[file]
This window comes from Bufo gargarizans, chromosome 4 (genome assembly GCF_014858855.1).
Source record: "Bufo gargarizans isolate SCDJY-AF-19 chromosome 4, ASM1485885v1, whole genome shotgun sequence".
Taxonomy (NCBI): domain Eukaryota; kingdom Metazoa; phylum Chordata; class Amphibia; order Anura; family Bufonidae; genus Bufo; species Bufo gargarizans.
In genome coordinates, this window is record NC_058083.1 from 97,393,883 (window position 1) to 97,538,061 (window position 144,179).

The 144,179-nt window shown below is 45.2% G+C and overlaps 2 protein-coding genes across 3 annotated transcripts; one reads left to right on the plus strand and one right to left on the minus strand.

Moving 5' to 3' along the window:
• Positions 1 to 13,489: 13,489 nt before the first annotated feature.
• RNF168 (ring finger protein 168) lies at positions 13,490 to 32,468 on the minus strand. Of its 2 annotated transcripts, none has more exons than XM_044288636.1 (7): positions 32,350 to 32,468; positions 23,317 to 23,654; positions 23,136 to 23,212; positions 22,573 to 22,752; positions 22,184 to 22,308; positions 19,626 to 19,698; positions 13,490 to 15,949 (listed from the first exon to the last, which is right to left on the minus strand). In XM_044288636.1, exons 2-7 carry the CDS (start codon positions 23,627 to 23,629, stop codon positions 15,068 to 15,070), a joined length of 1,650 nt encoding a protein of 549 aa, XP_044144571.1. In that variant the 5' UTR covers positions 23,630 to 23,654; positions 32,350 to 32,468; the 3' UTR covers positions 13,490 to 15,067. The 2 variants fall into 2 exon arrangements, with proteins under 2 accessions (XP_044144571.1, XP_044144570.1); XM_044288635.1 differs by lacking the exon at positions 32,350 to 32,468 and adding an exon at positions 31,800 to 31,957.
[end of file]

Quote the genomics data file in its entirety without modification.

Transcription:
This window comes from Bufo gargarizans, chromosome 4 (genome assembly GCF_014858855.1).
Source record: "Bufo gargarizans isolate SCDJY-AF-19 chromosome 4, ASM1485885v1, whole genome shotgun sequence".
Taxonomy (NCBI): domain Eukaryota; kingdom Metazoa; phylum Chordata; class Amphibia; order Anura; family Bufonidae; genus Bufo; species Bufo gargarizans.
In genome coordinates, this window is record NC_058083.1 from 97,393,883 (window position 1) to 97,538,061 (window position 144,179).

The 144,179-nt window shown below is 45.2% G+C and overlaps 2 protein-coding genes across 3 annotated transcripts; one reads left to right on the plus strand and one right to left on the minus strand.

Moving 5' to 3' along the window:
• Positions 1 to 13,489: 13,489 nt before the first annotated feature.
• RNF168 (ring finger protein 168) lies at positions 13,490 to 32,468 on the minus strand. Of its 2 annotated transcripts, none has more exons than XM_044288636.1 (7): positions 32,350 to 32,468; positions 23,317 to 23,654; positions 23,136 to 23,212; positions 22,573 to 22,752; positions 22,184 to 22,308; positions 19,626 to 19,698; positions 13,490 to 15,949 (listed from the first exon to the last, which is right to left on the minus strand). In XM_044288636.1, exons 2-7 carry the CDS (start codon positions 23,627 to 23,629, stop codon positions 15,068 to 15,070), a joined length of 1,650 nt encoding a protein of 549 aa, XP_044144571.1. In that variant the 5' UTR covers positions 23,630 to 23,654; positions 32,350 to 32,468; the 3' UTR covers positions 13,490 to 15,067. The 2 variants fall into 2 exon arrangements, with proteins under 2 accessions (XP_044144571.1, XP_044144570.1); XM_044288635.1 differs by lacking the exon at positions 32,350 to 32,468 and adding an exon at positions 31,800 to 31,957.